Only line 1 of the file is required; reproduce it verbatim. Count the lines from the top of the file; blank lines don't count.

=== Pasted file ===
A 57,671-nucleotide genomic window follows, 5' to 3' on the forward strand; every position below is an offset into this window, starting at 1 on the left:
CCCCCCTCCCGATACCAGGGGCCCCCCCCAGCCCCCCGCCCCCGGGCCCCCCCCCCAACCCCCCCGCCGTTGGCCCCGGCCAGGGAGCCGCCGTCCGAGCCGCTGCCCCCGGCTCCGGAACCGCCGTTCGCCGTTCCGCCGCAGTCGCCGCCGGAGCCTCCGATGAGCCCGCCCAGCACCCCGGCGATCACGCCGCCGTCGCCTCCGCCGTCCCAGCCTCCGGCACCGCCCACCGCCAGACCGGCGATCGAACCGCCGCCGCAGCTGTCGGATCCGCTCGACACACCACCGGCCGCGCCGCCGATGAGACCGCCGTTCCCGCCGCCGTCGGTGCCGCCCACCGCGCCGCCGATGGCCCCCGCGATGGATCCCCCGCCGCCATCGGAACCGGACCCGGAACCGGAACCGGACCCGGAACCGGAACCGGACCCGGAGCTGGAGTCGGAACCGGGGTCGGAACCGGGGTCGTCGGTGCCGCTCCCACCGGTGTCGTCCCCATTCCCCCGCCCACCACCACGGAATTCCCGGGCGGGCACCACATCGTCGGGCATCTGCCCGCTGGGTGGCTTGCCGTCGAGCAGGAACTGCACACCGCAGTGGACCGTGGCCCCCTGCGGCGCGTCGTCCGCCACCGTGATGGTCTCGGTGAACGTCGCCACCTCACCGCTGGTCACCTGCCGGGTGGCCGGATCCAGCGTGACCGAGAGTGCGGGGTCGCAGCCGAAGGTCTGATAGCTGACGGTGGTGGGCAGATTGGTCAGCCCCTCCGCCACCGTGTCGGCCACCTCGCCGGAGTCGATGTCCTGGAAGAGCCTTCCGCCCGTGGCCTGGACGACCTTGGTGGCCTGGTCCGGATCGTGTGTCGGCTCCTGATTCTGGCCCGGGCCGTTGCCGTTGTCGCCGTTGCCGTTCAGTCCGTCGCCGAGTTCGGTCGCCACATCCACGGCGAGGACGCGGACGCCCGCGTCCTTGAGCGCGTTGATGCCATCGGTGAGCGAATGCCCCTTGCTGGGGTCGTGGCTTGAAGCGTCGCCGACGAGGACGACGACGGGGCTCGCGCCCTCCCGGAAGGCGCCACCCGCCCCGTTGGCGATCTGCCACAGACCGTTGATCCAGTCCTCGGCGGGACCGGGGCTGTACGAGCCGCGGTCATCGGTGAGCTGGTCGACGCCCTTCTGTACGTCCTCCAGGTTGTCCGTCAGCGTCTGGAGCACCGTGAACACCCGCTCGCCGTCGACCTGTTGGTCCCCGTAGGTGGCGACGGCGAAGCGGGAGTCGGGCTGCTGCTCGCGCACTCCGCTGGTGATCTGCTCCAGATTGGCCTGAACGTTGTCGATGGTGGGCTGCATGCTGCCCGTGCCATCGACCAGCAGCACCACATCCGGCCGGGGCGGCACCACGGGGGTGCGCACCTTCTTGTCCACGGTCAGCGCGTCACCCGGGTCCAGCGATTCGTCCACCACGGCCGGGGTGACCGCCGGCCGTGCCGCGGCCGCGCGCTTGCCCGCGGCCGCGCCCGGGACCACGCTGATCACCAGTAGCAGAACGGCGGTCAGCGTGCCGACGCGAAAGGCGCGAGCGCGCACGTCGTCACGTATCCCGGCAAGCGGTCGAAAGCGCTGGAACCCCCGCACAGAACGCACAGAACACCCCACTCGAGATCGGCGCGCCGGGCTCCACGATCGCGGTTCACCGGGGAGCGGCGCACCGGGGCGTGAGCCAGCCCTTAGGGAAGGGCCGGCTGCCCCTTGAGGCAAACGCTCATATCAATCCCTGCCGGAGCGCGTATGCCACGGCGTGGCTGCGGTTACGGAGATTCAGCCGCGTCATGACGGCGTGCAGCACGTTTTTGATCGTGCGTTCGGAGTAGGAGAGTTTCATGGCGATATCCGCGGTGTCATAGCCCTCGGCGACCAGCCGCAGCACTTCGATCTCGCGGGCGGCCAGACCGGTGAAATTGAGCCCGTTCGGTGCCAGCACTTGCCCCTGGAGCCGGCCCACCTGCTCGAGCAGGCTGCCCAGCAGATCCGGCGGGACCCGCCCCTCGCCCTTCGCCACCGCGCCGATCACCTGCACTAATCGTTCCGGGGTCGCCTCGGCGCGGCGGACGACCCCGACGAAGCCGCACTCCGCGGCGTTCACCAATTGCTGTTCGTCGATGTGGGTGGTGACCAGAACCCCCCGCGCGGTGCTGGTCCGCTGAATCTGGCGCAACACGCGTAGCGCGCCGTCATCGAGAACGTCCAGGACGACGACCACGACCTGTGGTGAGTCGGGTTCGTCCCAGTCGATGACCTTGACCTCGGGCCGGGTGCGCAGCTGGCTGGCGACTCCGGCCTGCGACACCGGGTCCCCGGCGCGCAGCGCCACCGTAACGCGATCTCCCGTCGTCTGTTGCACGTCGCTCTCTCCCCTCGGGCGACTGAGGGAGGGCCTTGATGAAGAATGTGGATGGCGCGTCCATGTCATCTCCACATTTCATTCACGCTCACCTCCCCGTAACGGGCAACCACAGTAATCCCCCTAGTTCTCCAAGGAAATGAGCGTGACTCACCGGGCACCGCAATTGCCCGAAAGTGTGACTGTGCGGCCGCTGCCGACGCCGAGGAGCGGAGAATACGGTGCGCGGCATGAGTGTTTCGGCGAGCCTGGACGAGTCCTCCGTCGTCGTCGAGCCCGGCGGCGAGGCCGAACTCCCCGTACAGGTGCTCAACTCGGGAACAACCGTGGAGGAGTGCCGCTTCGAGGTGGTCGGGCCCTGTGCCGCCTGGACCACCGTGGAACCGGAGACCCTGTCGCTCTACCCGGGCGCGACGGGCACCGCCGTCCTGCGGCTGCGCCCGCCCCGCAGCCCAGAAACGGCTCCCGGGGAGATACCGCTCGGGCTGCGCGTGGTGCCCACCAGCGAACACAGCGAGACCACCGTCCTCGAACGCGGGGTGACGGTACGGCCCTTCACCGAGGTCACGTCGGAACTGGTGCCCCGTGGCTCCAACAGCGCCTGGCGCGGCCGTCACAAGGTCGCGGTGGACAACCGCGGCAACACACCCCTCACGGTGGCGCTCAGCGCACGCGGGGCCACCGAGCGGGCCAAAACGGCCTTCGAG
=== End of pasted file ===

A 57,671-nucleotide genomic window follows, 5' to 3' on the forward strand; every position below is an offset into this window, starting at 1 on the left: